EM: I feel pretty strongly our BBJ results reflect this that we treat everyone equally and fairly. We’re in a really good place around that perspective. Our ongoing leadership programs reinforce that we are a culture of accepting of all differences and similarities of all employees.
BBJ: An important part of retention is the opportunity to grow and advance. How do you signal to women, to the people of color on your staff that there is an ability to advance and grow. How do you signal to them that those opportunities are there?
BC: I think it continues to be a challenge. We need to make more of an effort and be more conscious of looking at more diverse candidates for our positions. We do promote a lot from within. We realize that it’s better if we have the right culture fit and we’ll train people on the skills.
VK: I think what’s great today, which is very different from when I started in the business 22 years ago, is that there are many more women entering real estate. I spend a lot of time with young women asking them “What is your why story”? I try to understand what their career goals and objectives are and help them develop plans to achieve them.
EM: This is evident in the fact that Arbella’s Board of Directors is represented by one-third females and our senior leadership team is over 50% female.
BBJ: Beth, can you talk about when employers say, we don’t have a good racial balance or ethnic balance. Is that area where you have to do a different search? Talk about recruiting and what you see as some of the challenges or opportunities that you could share with employers.
BC: Sure. You know I think there are a couple of things, right. So one of them is when people are looking for roles they look at who’s in leadership? I am less likely to want to work for an organization if I don’t see people that look like me—whether it’s in leadership of that organization, whether it’s on the board. But if there aren’t people that are being profiled anywhere, even when they’re just pictures of staff, if I don’t see people looking like me anywhere, why would I think I’m going to be successful there? Why is it worth necessarily being the first if I can go someplace else where there are other people of color.
BC: And when we talk about culture if we don’t have a diverse organization then what is the culture? If there’s a fit and there’s nobody of color in there then what is that fit? And is that really going to be a fit that feels inviting and opening and warm to people that don’t look like the folks that are already there if it’s not a diverse group? That matters. People look at that, candidates look at that. So it might be that you can do all the recruiting you want but if those things aren’t different then people aren’t going to come. And then there certainly are things you can do on the recruiting side. And part of it involves where are looking. But if your employees all look the same, they’re probably not going to have a broad and diverse network to be referring candidates to you. You’re just recruiting people that look like yourself. I think that there are lots of organizations in the city of Boston that work with diverse candidates. I know there’s Amplify Latinx. There’s The Partnership. There’s work that we do with our LeadBoston program, just to name a few. There are lots of avenues where organizations can be reaching out to get a more diversity, particularly when it comes to race and ethnicity, than they currently are. It just is being willing to make that effort. I often say that is this is really important to an organization, if there’s any initiative that’s important you will move mountains to be successful. You figure out what resources are needed and put a foot on the gas and not take it off because it is important for success.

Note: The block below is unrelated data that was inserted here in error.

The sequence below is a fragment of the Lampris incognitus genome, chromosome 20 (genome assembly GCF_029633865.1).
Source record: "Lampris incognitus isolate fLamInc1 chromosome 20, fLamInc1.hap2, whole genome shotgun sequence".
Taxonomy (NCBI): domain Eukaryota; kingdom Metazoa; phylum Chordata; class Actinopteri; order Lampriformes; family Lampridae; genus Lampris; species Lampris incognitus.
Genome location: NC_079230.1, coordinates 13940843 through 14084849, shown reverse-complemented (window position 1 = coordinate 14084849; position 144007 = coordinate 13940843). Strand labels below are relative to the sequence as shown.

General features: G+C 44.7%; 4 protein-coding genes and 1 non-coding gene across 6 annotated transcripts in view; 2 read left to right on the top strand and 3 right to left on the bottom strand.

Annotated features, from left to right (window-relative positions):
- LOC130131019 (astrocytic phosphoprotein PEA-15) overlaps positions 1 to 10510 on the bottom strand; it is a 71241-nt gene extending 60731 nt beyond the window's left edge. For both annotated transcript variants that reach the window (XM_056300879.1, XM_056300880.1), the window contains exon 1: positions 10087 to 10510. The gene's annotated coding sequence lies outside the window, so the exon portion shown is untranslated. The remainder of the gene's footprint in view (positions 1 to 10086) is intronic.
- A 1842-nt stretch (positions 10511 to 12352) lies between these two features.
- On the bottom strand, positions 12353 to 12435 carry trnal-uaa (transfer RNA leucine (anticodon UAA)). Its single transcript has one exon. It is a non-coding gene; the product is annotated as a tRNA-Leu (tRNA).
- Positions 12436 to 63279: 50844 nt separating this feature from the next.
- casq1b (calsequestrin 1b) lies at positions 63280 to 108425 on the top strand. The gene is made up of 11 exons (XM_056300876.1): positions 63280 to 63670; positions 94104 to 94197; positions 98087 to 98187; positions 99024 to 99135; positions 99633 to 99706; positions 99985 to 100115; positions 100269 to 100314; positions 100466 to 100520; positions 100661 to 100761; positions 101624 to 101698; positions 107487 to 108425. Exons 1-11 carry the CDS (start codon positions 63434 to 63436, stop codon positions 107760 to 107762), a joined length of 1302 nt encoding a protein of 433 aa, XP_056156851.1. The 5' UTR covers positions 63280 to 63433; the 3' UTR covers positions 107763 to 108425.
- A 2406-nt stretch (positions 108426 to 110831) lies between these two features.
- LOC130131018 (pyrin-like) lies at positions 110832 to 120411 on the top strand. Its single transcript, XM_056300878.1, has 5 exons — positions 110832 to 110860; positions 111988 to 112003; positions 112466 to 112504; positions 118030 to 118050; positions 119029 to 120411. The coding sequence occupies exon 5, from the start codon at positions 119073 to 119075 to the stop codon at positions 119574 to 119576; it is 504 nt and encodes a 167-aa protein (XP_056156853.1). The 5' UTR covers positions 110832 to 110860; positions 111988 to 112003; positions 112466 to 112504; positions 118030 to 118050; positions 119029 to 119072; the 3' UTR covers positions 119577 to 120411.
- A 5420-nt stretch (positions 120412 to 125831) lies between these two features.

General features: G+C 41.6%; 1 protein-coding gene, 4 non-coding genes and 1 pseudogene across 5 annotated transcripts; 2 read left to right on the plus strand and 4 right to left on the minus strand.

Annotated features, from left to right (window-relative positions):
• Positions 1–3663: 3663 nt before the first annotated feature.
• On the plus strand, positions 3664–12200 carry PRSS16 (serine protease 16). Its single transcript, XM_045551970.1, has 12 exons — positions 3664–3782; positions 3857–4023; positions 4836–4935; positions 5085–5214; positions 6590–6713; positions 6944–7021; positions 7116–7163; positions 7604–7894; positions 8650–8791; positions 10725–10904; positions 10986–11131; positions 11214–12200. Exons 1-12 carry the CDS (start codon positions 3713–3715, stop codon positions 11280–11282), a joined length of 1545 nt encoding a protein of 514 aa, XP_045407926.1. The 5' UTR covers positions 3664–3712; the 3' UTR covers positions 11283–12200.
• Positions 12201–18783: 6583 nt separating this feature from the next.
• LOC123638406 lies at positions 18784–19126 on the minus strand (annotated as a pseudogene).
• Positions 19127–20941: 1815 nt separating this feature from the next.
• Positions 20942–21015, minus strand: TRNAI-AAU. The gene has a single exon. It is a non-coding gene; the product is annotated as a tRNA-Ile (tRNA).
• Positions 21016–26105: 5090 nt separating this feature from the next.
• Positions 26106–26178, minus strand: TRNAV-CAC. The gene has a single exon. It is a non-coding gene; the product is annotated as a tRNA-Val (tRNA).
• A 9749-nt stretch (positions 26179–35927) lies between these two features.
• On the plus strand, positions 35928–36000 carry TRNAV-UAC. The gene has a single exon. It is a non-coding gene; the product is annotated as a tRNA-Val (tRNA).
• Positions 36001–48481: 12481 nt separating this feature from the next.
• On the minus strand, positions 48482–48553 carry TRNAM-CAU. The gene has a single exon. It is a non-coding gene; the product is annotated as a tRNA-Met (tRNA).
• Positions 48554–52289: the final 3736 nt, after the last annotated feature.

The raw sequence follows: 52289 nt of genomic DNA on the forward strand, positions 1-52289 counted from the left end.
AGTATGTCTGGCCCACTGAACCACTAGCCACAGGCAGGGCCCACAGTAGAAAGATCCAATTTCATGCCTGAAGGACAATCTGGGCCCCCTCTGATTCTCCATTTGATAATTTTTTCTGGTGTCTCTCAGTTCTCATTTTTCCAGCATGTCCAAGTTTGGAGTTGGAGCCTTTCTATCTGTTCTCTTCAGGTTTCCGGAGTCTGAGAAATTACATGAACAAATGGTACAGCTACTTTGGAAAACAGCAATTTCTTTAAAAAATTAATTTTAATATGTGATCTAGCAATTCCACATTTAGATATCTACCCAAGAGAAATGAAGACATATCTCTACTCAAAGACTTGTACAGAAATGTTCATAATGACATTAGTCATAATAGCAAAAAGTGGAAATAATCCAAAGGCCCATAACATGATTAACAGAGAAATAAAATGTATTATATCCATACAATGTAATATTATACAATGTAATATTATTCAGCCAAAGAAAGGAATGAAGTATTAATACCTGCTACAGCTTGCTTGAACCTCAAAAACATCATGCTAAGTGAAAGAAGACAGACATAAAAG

BBJ: Culture covers a lot of different areas. What are specific things that you have done to grow and improve culture.